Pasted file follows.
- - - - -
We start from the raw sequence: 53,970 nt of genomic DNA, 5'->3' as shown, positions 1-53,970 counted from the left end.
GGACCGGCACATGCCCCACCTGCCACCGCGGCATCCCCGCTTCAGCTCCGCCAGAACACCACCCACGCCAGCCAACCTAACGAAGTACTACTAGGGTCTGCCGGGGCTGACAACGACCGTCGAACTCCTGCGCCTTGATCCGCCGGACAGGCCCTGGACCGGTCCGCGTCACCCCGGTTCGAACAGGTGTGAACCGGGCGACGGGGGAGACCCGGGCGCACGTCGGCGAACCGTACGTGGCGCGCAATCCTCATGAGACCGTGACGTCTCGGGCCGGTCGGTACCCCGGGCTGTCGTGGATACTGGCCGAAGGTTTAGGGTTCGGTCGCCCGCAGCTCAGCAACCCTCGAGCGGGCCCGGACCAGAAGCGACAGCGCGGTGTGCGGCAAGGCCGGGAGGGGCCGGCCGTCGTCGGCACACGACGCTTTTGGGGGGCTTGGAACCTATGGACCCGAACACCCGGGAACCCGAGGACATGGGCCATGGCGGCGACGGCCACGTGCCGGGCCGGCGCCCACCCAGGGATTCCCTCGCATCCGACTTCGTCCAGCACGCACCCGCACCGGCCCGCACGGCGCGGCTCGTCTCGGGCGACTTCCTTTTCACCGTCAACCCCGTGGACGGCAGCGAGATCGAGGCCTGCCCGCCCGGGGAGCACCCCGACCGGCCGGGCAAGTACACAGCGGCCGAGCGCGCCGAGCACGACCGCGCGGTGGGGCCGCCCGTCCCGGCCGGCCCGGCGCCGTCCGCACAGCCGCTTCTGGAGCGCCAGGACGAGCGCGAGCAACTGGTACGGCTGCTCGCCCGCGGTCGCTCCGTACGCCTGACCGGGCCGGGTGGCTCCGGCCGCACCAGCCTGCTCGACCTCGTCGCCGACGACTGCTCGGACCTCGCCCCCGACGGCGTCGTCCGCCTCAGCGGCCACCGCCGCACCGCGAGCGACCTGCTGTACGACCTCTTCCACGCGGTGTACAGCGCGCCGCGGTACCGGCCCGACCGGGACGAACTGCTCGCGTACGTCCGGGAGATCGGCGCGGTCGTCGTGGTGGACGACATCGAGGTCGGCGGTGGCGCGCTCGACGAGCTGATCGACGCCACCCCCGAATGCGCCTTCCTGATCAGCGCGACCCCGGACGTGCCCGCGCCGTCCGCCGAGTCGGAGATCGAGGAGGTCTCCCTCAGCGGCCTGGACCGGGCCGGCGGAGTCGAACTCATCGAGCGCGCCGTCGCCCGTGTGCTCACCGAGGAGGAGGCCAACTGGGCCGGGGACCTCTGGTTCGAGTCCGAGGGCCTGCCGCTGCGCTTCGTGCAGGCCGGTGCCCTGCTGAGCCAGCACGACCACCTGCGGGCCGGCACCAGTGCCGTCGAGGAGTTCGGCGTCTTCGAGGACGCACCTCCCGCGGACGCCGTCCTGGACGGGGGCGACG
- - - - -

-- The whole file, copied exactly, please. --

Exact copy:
We start from the raw sequence: 53,970 nt of genomic DNA, 5'->3' as shown, positions 1-53,970 counted from the left end.
GGACCGGCACATGCCCCACCTGCCACCGCGGCATCCCCGCTTCAGCTCCGCCAGAACACCACCCACGCCAGCCAACCTAACGAAGTACTACTAGGGTCTGCCGGGGCTGACAACGACCGTCGAACTCCTGCGCCTTGATCCGCCGGACAGGCCCTGGACCGGTCCGCGTCACCCCGGTTCGAACAGGTGTGAACCGGGCGACGGGGGAGACCCGGGCGCACGTCGGCGAACCGTACGTGGCGCGCAATCCTCATGAGACCGTGACGTCTCGGGCCGGTCGGTACCCCGGGCTGTCGTGGATACTGGCCGAAGGTTTAGGGTTCGGTCGCCCGCAGCTCAGCAACCCTCGAGCGGGCCCGGACCAGAAGCGACAGCGCGGTGTGCGGCAAGGCCGGGAGGGGCCGGCCGTCGTCGGCACACGACGCTTTTGGGGGGCTTGGAACCTATGGACCCGAACACCCGGGAACCCGAGGACATGGGCCATGGCGGCGACGGCCACGTGCCGGGCCGGCGCCCACCCAGGGATTCCCTCGCATCCGACTTCGTCCAGCACGCACCCGCACCGGCCCGCACGGCGCGGCTCGTCTCGGGCGACTTCCTTTTCACCGTCAACCCCGTGGACGGCAGCGAGATCGAGGCCTGCCCGCCCGGGGAGCACCCCGACCGGCCGGGCAAGTACACAGCGGCCGAGCGCGCCGAGCACGACCGCGCGGTGGGGCCGCCCGTCCCGGCCGGCCCGGCGCCGTCCGCACAGCCGCTTCTGGAGCGCCAGGACGAGCGCGAGCAACTGGTACGGCTGCTCGCCCGCGGTCGCTCCGTACGCCTGACCGGGCCGGGTGGCTCCGGCCGCACCAGCCTGCTCGACCTCGTCGCCGACGACTGCTCGGACCTCGCCCCCGACGGCGTCGTCCGCCTCAGCGGCCACCGCCGCACCGCGAGCGACCTGCTGTACGACCTCTTCCACGCGGTGTACAGCGCGCCGCGGTACCGGCCCGACCGGGACGAACTGCTCGCGTACGTCCGGGAGATCGGCGCGGTCGTCGTGGTGGACGACATCGAGGTCGGCGGTGGCGCGCTCGACGAGCTGATCGACGCCACCCCCGAATGCGCCTTCCTGATCAGCGCGACCCCGGACGTGCCCGCGCCGTCCGCCGAGTCGGAGATCGAGGAGGTCTCCCTCAGCGGCCTGGACCGGGCCGGCGGAGTCGAACTCATCGAGCGCGCCGTCGCCCGTGTGCTCACCGAGGAGGAGGCCAACTGGGCCGGGGACCTCTGGTTCGAGTCCGAGGGCCTGCCGCTGCGCTTCGTGCAGGCCGGTGCCCTGCTGAGCCAGCACGACCACCTGCGGGCCGGCACCAGTGCCGTCGAGGAGTTCGGCGTCTTCGAGGACGCACCTCCCGCGGACGCCGTCCTGGACGGGGGCGACG